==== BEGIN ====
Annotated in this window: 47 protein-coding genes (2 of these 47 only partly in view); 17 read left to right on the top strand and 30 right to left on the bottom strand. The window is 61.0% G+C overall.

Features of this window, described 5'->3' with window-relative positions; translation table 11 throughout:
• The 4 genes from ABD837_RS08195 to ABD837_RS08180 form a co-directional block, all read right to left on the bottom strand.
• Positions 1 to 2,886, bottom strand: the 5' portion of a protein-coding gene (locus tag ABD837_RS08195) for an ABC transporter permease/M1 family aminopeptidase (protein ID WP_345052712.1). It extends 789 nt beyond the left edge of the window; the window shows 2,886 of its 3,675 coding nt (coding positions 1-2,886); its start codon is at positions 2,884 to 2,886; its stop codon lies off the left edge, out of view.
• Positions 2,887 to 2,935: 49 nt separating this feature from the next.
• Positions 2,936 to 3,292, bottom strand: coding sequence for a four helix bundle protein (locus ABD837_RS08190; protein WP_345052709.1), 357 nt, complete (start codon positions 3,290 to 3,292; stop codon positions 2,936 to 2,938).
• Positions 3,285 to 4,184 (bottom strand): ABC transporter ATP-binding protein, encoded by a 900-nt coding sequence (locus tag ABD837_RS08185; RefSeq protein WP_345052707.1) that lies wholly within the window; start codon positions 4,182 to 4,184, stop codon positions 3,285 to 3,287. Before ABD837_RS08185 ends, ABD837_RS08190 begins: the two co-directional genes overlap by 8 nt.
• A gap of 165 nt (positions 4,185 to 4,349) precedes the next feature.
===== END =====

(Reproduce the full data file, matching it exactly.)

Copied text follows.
Annotated in this window: 47 protein-coding genes (2 of these 47 only partly in view); 17 read left to right on the top strand and 30 right to left on the bottom strand. The window is 61.0% G+C overall.

Features of this window, described 5'->3' with window-relative positions; translation table 11 throughout:
• The 4 genes from ABD837_RS08195 to ABD837_RS08180 form a co-directional block, all read right to left on the bottom strand.
• Positions 1 to 2,886, bottom strand: the 5' portion of a protein-coding gene (locus tag ABD837_RS08195) for an ABC transporter permease/M1 family aminopeptidase (protein ID WP_345052712.1). It extends 789 nt beyond the left edge of the window; the window shows 2,886 of its 3,675 coding nt (coding positions 1-2,886); its start codon is at positions 2,884 to 2,886; its stop codon lies off the left edge, out of view.
• Positions 2,887 to 2,935: 49 nt separating this feature from the next.
• Positions 2,936 to 3,292, bottom strand: coding sequence for a four helix bundle protein (locus ABD837_RS08190; protein WP_345052709.1), 357 nt, complete (start codon positions 3,290 to 3,292; stop codon positions 2,936 to 2,938).
• Positions 3,285 to 4,184 (bottom strand): ABC transporter ATP-binding protein, encoded by a 900-nt coding sequence (locus tag ABD837_RS08185; RefSeq protein WP_345052707.1) that lies wholly within the window; start codon positions 4,182 to 4,184, stop codon positions 3,285 to 3,287. Before ABD837_RS08185 ends, ABD837_RS08190 begins: the two co-directional genes overlap by 8 nt.
• A gap of 165 nt (positions 4,185 to 4,349) precedes the next feature.